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Gorenjska

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Gorenjska was among the first Slovenian regions to further the development of tourism, which coincided with the development of tourism in Europe. For instance, the very first graphic depiction of Lake Bled, with the church on the island and the castle perched above the lake, was made as early as 1851, which ranks as one of the country's earliest souvenirs.

The central modern souvenir of Bled is the wishing bell, a miniature copy of the wellknown bell hanging in the church tower on the island of Lake Bled, which visitors ring so that their wishes come true. The miniature bell is also associated with the famous Bled legend of the sunken bell.

Not far from Bled lies Bohinj, a place with a magnificent Alpine lake and home to the spicy matured cheese, the »Bohinj Mohant«, which is a true delight for the most refined gastronomic tastes. It can be savoured as a spread  or garnish or used in the baking of strongtasting Mohant biscuits.

One of the typical creative activities of the Alpine areas is represented by an assortment of wooden products. Among them are meticulously carved pigeons symbolising the Holy Spirit, which were and still are hung above tables in central living spaces.

In Kropa, the old centre of nail making and blacksmithing, skilled hands forge lovely handheld candleholders to the design of the world-famous Slovenian architect Jože Plečnik (1872–1957).

Many towns and villages across the Gorenjska region are home to a number of excellent beekeepers, whose honey, mead and other apiary products are a signifinant part of Slovenia's all-natural delicacies. The Museum of Apiculture in Radovljica holds remarkable testaments to the importance of beekeeping for Gorenjska and Slovenia as a whole.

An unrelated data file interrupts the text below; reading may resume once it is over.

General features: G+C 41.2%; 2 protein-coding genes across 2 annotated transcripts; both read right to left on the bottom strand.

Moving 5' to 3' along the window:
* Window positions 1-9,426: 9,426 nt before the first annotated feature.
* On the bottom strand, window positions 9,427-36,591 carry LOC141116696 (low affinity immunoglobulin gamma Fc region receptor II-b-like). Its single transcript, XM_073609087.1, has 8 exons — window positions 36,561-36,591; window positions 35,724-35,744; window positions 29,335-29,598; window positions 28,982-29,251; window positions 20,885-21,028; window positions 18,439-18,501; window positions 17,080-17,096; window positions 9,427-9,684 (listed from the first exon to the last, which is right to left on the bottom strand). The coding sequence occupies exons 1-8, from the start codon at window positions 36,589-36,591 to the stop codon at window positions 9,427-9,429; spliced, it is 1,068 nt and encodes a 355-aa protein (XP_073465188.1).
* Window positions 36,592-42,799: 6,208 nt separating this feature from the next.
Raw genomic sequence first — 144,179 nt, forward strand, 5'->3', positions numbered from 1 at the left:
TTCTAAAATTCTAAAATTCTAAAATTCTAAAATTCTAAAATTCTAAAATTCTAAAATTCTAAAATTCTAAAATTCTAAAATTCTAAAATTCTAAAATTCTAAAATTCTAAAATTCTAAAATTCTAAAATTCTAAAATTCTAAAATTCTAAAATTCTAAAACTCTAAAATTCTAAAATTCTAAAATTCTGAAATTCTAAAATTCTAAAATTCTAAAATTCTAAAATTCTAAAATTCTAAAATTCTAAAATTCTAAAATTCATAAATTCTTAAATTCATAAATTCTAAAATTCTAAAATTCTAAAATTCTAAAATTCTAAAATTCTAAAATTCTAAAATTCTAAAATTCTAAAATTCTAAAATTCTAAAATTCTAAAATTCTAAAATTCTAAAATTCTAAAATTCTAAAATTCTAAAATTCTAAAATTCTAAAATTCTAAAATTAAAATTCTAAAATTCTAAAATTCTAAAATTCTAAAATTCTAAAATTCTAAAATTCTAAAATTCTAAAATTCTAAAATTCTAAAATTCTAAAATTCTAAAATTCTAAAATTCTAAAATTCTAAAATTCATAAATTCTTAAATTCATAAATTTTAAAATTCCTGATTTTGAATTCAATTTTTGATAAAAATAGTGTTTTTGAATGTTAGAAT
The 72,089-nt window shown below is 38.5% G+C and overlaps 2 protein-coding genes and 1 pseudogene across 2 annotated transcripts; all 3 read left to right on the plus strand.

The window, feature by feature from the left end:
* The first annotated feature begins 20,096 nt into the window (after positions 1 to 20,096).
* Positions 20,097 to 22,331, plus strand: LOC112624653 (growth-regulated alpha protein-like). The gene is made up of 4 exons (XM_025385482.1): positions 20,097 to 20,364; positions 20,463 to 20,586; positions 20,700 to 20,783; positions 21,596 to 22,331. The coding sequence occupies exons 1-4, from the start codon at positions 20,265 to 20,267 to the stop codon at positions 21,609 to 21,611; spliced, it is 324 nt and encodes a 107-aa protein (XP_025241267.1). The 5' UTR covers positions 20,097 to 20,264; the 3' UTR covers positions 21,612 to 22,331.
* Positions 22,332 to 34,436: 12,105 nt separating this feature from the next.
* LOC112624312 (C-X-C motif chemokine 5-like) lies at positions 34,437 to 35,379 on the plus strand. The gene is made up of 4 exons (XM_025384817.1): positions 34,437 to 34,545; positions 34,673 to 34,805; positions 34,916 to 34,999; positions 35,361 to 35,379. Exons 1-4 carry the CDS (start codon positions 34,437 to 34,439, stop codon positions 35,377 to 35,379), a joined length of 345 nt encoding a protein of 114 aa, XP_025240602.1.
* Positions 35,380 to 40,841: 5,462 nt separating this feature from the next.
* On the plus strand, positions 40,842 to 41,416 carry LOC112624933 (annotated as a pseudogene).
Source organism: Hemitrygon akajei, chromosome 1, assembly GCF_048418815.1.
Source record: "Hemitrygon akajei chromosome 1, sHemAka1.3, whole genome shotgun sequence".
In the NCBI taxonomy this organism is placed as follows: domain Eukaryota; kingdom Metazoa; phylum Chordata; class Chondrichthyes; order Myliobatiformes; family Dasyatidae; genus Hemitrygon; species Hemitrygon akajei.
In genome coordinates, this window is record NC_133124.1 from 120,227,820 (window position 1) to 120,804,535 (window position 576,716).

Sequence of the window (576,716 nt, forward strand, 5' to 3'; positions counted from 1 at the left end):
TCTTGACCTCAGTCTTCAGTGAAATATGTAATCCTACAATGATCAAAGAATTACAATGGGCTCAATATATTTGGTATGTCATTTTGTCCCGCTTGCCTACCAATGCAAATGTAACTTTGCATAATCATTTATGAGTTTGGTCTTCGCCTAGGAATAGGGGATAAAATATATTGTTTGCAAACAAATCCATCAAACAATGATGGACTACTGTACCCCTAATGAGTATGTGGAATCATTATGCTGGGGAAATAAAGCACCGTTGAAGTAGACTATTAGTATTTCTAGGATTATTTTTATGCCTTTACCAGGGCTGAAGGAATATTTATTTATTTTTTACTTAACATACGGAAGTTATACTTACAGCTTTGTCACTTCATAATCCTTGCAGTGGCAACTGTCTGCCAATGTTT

Of all the old pottery centres in the Gorenjska region, the art of pottery was kept alive only in Komenda and its surroundings. Potter Franc Kremžar, based in Gmajnica near Komenda, carries on the pottery tradition of old Komenda potters.

Handicraft in the nearby town of Kamnik dates back to the mid-19th century. The local ceramic workhop has been producing decorative and functional ceramics in the faience technique since 1911, and the most widely known product is the so-called Kamnik majolica.

The Kosmač handicraft workshop, based in Bistrica pri Tržiču, produces elaborate replicas of various functional and ornamental items made of wood, which are kept in museums and private collections. Among them are wooden pocket sundials, exactly like the ones which would have been used by shepherds on the Velika Planina pasture above Kamnik.

From Železniki come the hand-shaped honey breads known as »Dražgoše breads«. Named after the village of Dražgoše, which is situated on the hillside above Železniki, the honey breads are a popular gift for children, couples in love, for various festive occasions and life's milestones. 
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Administrator : SPIRIT Slovenija | | last modified: 09/02/2011

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